There's little question that triathletes, especially those who dabble in the Ironman, are tough. The race itself is hard enough, but the hours of daily punishment required for peak training are hard to fathom. A new study now offers important insights into why some folks might repeatedly compete in these grueling events: Triathletes, it turns out, feel less pain and have less fear of pain than people who are averagely active. The results support the idea of an inherent range of tolerance to pain that might predispose some to engaging in intense exercise. More intriguingly, the data imply that hard workouts themselves could lead to better handling of pain.
"The study suggests there is this possibility that by training your body by exercising vigorously, you might be able to influence how your body can regulate pain," said Jamie Rhudy, a psychologist at the University of Tulsa who was not involved with the research but wrote an accompanying commentary in the journal 'Pain.'
For the study, researchers from Tel Aviv University put 19 triathletes and 17 casual exercisers through the wince-inducing tests of heating or dunking an arm in cold water. Participants also filled out questionnaires assessing their feelings about pain in given situations. Overall, the triathletes reported feeling less pain and being less concerned about experiencing it than those who merely jogged, swam or took aerobics classes.
A key mechanism thought to underlie the general perception of pain is a sort of built-in bodily pharmacy that dispenses natural opioids – the same chemicals found in painkilling drugs like morphine. Exercising releases these opioids, triggering pain relief and euphoria; a common example of the phenomenon is "runner's high." These opioids act upon neural circuitry descending from our brain into the spinal cord that can diminish or enhance sensation. "We know from animal and, to some degree, human studies that we have neural circuits that allow our body to regulate pain," Rhudy said.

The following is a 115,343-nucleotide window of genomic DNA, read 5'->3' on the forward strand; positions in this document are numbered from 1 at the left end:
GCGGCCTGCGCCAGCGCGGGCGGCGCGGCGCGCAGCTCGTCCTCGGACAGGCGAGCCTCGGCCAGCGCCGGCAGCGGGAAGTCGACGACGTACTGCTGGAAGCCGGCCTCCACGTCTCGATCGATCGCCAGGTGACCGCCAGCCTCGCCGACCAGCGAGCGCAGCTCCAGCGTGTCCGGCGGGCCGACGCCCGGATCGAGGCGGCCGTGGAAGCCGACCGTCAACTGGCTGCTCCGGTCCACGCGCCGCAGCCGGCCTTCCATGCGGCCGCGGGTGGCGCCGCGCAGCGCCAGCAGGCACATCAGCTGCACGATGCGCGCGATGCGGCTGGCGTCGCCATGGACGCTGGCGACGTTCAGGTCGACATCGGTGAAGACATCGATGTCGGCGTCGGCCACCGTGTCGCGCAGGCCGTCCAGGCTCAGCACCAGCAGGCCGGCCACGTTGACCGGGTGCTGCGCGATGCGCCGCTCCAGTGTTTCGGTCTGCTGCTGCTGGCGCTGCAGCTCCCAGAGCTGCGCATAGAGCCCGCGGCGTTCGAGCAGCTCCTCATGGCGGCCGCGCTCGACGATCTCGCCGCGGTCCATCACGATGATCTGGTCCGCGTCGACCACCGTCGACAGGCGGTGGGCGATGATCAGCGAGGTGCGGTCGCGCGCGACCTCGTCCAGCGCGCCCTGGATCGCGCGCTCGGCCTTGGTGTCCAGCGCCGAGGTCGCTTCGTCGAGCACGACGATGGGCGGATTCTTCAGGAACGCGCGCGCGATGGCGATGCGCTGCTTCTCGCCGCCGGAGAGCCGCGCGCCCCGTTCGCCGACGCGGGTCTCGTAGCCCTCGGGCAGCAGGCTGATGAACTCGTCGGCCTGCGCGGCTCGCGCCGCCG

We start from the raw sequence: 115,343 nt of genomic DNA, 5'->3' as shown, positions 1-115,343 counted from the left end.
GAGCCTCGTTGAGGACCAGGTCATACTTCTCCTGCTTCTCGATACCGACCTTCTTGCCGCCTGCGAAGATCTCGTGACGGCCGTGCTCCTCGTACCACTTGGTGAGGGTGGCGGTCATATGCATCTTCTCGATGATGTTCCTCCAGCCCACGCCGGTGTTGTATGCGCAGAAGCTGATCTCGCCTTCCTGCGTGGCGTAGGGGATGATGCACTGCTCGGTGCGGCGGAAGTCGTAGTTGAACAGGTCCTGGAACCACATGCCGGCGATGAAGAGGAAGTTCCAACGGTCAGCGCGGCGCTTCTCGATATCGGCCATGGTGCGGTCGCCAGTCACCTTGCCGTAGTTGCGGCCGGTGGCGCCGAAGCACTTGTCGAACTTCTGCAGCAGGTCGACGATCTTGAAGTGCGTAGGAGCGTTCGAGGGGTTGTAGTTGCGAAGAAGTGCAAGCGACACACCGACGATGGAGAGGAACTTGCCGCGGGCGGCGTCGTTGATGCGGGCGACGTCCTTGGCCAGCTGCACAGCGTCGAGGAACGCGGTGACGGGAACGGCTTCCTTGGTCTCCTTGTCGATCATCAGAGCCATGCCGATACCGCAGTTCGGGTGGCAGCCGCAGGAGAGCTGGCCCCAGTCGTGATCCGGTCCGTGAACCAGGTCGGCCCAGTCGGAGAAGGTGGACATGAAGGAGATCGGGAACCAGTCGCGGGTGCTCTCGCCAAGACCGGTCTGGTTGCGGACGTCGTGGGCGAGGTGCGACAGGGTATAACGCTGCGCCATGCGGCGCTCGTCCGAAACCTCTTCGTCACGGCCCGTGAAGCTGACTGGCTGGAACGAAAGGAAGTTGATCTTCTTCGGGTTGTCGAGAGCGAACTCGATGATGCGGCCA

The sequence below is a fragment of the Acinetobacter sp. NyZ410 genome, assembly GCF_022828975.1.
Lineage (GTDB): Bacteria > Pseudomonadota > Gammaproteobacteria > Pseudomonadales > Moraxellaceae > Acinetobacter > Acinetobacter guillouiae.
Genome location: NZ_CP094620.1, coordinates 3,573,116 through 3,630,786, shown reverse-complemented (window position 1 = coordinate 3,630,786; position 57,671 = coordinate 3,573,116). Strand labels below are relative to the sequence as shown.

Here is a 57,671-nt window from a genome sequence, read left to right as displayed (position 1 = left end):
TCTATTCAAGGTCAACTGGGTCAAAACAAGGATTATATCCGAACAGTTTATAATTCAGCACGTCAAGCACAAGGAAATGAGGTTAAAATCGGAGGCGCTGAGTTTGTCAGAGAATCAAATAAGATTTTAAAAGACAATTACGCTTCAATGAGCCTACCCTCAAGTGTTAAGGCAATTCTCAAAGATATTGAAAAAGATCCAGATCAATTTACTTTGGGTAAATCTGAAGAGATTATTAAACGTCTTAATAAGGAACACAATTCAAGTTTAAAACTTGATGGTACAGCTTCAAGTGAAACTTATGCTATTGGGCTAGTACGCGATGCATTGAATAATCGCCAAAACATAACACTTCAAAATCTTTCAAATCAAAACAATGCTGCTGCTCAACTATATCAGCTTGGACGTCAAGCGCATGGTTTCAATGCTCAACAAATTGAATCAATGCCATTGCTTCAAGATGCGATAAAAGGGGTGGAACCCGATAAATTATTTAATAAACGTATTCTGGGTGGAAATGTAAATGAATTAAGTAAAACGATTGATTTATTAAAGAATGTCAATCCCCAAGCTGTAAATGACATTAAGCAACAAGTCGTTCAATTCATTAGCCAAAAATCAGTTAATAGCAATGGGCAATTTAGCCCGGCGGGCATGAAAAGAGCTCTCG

The big question now, in light of the study, is whether some of us are born with good pain inhibition systems – and are thus likelier to end up in an Ironman – or if the system can be modified by the act of exercise itself. Further research to answer this question is in the works, and the answers will be important, for example, with helping people deal with chronic pain, such as fibromyalgia. Rhudy said that one of the best treatments for the condition is, in fact, exercise. "Chronic pain is an awful catch-22 situation," Rhudy said. "When you're in pain all the time, that means you're going to be less likely to exercise, and by not exercising that puts you at risk for not being able to engage this pain inhibition circuit more readily." It could very well be that, in a vicious cycle, a lack of exercise even serves to promote pain perception by taking inherent pain-dulling services offline.
Regardless of whether the ability to take the pain is ingrained or acquired, the research says that getting some exercise can't hurt, so to speak.